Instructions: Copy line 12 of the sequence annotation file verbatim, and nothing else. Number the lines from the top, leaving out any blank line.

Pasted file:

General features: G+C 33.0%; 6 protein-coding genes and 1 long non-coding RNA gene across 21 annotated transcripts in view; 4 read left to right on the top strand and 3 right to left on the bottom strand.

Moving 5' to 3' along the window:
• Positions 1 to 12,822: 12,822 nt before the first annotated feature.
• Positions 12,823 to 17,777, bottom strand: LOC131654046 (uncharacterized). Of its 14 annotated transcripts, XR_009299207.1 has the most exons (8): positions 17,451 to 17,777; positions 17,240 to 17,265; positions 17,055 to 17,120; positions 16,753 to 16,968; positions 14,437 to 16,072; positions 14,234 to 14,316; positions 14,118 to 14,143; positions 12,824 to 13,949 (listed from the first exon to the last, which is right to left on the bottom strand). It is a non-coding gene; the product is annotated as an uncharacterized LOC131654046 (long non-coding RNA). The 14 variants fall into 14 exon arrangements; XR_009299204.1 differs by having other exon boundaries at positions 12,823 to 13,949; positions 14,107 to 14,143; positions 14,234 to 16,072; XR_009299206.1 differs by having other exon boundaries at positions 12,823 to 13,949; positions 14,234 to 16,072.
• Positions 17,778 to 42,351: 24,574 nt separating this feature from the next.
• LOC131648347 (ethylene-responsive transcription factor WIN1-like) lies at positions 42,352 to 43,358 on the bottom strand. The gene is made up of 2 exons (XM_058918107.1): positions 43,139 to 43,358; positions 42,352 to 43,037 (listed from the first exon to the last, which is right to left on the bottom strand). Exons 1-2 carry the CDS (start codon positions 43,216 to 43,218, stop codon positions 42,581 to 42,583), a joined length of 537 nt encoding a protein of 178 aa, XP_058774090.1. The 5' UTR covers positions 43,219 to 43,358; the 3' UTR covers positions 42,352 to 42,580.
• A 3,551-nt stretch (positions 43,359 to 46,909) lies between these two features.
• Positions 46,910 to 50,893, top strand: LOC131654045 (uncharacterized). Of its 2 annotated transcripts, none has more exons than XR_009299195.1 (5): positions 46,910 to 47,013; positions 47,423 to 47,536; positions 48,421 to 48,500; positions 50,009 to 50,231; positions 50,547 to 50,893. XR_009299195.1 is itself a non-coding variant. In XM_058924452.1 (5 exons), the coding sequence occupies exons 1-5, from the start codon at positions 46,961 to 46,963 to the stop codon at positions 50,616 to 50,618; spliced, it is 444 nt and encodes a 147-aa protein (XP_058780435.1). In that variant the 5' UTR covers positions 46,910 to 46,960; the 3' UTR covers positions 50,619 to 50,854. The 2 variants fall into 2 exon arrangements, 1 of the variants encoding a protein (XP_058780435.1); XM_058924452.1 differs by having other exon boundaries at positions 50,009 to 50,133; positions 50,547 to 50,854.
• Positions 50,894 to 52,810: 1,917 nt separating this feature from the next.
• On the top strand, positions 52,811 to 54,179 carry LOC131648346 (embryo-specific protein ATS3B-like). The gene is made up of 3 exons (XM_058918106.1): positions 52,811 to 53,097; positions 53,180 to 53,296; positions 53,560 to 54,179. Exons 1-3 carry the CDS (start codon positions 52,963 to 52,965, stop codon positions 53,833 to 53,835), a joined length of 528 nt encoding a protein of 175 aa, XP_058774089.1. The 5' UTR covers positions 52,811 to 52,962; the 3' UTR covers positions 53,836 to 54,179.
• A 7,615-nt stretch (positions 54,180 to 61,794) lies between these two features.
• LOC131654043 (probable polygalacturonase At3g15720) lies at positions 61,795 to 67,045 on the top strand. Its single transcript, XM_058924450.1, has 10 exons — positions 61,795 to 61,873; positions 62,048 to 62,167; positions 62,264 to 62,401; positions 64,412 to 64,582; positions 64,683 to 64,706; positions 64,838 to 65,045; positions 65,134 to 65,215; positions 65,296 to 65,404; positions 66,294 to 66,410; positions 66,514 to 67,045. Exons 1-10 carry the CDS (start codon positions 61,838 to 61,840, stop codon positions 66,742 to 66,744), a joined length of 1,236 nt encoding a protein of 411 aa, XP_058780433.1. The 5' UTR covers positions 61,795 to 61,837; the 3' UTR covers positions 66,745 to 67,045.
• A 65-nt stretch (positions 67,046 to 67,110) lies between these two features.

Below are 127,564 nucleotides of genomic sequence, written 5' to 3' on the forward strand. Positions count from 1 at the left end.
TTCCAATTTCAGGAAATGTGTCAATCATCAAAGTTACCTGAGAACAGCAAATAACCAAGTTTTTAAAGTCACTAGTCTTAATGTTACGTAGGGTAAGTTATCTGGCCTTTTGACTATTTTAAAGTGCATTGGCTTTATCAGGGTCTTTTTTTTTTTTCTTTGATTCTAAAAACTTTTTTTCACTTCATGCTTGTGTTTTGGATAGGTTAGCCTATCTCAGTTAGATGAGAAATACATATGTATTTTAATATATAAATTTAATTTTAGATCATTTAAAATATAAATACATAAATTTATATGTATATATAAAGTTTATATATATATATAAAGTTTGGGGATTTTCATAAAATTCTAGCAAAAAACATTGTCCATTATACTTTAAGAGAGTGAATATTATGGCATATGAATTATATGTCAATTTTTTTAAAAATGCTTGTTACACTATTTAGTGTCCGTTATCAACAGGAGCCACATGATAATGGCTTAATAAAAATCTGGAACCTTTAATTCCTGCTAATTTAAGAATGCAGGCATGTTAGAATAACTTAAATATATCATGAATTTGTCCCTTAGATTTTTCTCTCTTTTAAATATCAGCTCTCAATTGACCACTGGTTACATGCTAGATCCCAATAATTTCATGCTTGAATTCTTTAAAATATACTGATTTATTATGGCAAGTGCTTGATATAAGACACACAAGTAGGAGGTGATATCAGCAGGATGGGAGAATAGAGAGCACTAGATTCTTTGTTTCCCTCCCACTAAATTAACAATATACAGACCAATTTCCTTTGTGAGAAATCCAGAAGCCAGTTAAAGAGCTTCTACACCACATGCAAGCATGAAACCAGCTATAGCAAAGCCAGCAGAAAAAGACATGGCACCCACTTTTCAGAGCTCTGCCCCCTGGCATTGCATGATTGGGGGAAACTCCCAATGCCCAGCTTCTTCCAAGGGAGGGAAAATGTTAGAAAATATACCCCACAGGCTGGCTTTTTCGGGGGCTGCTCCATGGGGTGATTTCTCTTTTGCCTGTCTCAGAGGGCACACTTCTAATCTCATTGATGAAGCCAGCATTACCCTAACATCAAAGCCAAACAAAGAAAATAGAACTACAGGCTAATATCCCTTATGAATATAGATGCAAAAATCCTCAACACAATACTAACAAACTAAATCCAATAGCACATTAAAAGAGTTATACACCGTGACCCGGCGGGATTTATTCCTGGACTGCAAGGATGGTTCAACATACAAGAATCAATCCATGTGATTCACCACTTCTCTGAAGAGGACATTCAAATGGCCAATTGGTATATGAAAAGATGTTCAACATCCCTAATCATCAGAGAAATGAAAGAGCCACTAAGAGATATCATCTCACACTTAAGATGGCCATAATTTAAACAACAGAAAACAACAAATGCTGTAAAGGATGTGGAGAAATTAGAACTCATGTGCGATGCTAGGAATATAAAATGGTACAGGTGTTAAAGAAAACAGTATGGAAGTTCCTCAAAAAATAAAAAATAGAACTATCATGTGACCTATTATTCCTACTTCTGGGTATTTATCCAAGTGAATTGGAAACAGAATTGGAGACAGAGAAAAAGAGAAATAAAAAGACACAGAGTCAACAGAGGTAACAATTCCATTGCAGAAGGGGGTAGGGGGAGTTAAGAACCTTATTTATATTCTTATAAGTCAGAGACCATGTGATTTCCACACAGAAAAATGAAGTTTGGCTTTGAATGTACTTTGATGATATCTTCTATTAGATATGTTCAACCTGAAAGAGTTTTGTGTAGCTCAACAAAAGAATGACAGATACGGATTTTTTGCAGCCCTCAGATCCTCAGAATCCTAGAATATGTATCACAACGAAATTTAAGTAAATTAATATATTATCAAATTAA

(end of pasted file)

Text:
• LOC131654043 (probable polygalacturonase At3g15720) lies at positions 61,795 to 67,045 on the top strand. Its single transcript, XM_058924450.1, has 10 exons — positions 61,795 to 61,873; positions 62,048 to 62,167; positions 62,264 to 62,401; positions 64,412 to 64,582; positions 64,683 to 64,706; positions 64,838 to 65,045; positions 65,134 to 65,215; positions 65,296 to 65,404; positions 66,294 to 66,410; positions 66,514 to 67,045. Exons 1-10 carry the CDS (start codon positions 61,838 to 61,840, stop codon positions 66,742 to 66,744), a joined length of 1,236 nt encoding a protein of 411 aa, XP_058780433.1. The 5' UTR covers positions 61,795 to 61,837; the 3' UTR covers positions 66,745 to 67,045.